Plan vs. Action: How Special Education Law Is Evolving in the Wake of Endrew

Kelsey Lear*

Today, a higher number of special education students are benefiting from the dedicated service of the United States education system than ever before.  See Joel McFarland et al., The Condition of Education 2019, Nat’l Ctr. for Educ. Stat., 60 (May 22, 2019),  Students who qualify “are those identified by a team of professionals as having a disability that adversely affects academic performance and as being in need of special education and related services.”  Id.  During the 2017–2018 school year, 7.0 million students between the ages of three and twenty-one received special education services, which accounted for 13.7% of all public-school students in the country.  Id.  This was an increase from the 6.4 million students who received special education services during the 2011–2012 school year.  Id.  The United States Legislature has sought to protect these students through the implementation of the Individuals with Disabilities Act (IDEA).  See generally 20 U.S.C. § 1400 (2012).I.  The IDEA

Congress enacted the IDEA in 1974 “to ensure that all children with disabilities have available to them a free appropriate public education that emphasizes special education and related services designed to meet their unique needs and prepare them for further education, employment, and independent living.”  Id. § 1400(d)(1)(A).  States that receive federal funding for education must provide a “free appropriate public education” (FAPE) to all children with disabilities that reside in the state.  Id. § 1412(a)(1).  A “FAPE [is] comprise[d] of ‘special education and related services’—both ‘instructions’ tailored to meet a child’s ‘unique needs’ and sufficient ‘supportive services’ to permit the child to benefit from that instruction.”  Fry v. Napoleon Cmty. Sch., 137 S. Ct. 743, 748–49 (2017) (citing 20 U.S.C. §§ 1401(9), (26), (29)).  A FAPE is provided to a child through the “individualized education program” (IEP).  20 U.S.C. § 1401(14).  “The IEP is a written statement that sets forth the child’s present performance level, goals and objectives, specific services that will enable the child to meet those goals, and evaluation criteria and procedures to determine whether the child has met the goals.”  Ass’n for Cmty. Living in Colo. v. Romer, 992 F.2d 1040, 1043 (10th Cir. 1993).  The IEP is developed by the child’s “IEP team,” a group of school officials, teachers, and parents.  Fry, 137 S. Ct. at 749.  IEPs must be reviewed at least annually and, if appropriate, the IEP is revised.  20 U.S.C. § 1414(d)(4).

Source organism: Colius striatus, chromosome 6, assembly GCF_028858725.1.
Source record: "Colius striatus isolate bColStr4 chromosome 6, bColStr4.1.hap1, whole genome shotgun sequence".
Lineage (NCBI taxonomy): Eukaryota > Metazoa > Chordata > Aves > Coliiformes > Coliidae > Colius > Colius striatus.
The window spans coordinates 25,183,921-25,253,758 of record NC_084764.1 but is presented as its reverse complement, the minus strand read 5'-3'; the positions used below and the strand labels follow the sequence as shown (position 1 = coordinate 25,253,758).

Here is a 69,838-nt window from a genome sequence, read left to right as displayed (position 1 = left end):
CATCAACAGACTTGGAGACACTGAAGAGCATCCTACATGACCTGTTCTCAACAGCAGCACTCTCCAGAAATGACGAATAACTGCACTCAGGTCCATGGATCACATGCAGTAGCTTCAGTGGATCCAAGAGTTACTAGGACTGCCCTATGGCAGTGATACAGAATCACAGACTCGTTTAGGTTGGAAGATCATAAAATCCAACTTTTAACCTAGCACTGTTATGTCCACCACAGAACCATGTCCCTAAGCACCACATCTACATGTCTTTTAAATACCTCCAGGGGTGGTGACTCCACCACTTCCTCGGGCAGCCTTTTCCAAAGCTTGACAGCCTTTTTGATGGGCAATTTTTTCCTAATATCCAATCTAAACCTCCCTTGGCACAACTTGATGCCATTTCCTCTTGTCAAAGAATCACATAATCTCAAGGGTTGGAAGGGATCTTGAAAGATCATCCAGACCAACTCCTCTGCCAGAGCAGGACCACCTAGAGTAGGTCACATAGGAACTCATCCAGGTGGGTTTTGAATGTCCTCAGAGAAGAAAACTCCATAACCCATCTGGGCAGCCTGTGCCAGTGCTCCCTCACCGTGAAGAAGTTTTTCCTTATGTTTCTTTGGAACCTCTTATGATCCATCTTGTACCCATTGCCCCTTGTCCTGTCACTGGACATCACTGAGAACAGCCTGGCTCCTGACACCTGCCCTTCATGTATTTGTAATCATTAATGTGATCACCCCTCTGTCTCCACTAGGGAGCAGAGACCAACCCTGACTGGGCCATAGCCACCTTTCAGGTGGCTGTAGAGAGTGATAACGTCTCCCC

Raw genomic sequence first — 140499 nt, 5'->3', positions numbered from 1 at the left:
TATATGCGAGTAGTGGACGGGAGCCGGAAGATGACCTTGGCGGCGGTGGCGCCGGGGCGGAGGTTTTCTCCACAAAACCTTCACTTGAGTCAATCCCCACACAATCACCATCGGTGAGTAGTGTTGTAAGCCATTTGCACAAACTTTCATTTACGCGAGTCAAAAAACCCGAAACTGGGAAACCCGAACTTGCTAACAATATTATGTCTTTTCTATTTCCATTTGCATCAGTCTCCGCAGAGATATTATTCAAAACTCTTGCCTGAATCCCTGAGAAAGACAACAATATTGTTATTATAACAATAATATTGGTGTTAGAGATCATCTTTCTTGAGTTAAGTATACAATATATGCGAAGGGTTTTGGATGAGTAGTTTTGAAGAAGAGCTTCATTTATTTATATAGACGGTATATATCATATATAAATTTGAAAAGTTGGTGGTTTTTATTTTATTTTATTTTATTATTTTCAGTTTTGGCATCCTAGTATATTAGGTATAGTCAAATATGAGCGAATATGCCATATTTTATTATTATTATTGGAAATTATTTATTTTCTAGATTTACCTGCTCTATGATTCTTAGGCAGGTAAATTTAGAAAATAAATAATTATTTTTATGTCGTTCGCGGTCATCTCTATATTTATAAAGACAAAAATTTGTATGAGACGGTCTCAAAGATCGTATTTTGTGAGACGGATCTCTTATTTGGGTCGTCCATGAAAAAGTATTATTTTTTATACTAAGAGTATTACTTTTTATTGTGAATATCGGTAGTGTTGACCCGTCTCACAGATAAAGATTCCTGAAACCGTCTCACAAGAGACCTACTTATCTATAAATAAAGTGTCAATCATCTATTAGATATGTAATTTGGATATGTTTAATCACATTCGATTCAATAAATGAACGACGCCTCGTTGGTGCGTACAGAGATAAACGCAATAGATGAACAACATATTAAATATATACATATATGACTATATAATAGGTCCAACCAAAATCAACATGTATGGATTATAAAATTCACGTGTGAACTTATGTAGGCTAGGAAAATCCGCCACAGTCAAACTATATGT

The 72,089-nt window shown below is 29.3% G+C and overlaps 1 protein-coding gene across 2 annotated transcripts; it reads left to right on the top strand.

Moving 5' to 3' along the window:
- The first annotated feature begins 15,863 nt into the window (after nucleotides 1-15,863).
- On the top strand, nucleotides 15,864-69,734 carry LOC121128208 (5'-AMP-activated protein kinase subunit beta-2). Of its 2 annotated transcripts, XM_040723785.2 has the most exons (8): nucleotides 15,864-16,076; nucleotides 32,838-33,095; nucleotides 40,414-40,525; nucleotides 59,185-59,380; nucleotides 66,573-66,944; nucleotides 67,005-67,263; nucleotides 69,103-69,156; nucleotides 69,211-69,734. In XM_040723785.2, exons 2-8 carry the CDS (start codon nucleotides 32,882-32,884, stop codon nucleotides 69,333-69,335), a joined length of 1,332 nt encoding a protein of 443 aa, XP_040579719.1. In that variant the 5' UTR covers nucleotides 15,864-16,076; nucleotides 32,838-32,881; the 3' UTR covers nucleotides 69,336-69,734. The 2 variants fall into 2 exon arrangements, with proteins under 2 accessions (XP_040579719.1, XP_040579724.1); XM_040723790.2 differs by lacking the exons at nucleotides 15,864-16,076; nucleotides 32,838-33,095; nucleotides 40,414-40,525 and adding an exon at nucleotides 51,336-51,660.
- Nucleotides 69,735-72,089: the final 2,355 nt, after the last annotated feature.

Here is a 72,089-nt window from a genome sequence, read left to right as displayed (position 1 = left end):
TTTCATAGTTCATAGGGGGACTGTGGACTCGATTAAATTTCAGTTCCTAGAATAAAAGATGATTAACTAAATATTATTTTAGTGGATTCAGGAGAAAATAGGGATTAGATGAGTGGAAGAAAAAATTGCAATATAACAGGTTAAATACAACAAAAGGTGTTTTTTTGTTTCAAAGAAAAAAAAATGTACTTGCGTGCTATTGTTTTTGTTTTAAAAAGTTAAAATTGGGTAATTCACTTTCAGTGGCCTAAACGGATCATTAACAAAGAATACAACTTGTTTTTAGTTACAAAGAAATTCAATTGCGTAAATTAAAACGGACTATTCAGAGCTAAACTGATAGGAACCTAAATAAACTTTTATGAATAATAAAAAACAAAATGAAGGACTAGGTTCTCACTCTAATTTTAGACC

II.  Plan: Rowley and Endrew

The Supreme Court first articulated the standard that is used as a starting point to determine if a child’s IEP complies with the obligations imposed by Congress in Board of Education v. Rowley, 458 U.S. 176, 207 (1982).  In Rowley, the Court concluded that a school must offer an IEP that is “reasonably calculated to enable the child to receive educational benefits,” and that “the achievement of passing marks, and advancement from grade to grade” is an important factor to determine educational benefit if the “child is being educated in the regular classrooms of a public school system.”  Id. at 207 & n. 28.  However, this decision left many questions unanswered because the Court declined “to establish any one test for determining the adequacy of educational benefits conferred upon all children covered by the Act.”  Id. at 202.  The Rowley decision’s failure to establish a test suited for all students caused a split between the circuits with some courts interpreting it to mean that an IEP required schools to provide “some educational benefit,” while others believed they were to follow the “meaningful educational benefit” standard.  Compare Thompson R2-J Sch. Dist. v. Luke P., 540 F.3d 1143, 1154 (10th Cir. 2008) (“[A] school district is not required to provide every service that would benefit a student if it has found a formula that can reasonably be expected to generate some progress on that student’s IEP goals.”) with Polk v. Cent. Susquehanna Intermediate Unit 16, 853 F.2d 171, 184 (3d Cir. 1988) (“Although the Supreme Court has instructed that Congress did not intend to provide optimal benefit, the Act’s use of the phrase “full educational opportunity” … indicate[s] an intent to afford more than a trivial amount of educational benefit.”).

In 2017, the Court clarified the Rowley standard in Endrew F. v. Douglas County School District, where the Court rejected the Tenth Circuit’s “merely more than a de minimis” standard.  Endrew F. v. Douglas Cty. Sch., 137 S. Ct. 988, 1001 (2017).  While Rowley dealt with a narrow issue in which the child was fully integrated in a regular classroom, it failed to “provide concrete guidance with respect to a child who is not fully integrated in the regular classroom.”  Id. at 992.  The Court reasoned that a de minimis standard is too weak for students who cannot be educated in the regular classroom because it is out of line with the IDEA’s guarantee of access to an education and with the IEP standards set forth in Rowley.  Id.  at 999–1001.  After Endrew, for a school “to meet its substantive obligation under the IDEA, [it] must offer an IEP reasonably calculated to enable a child to make progress appropriate in light of the child’s circumstances.”  Id. at 999.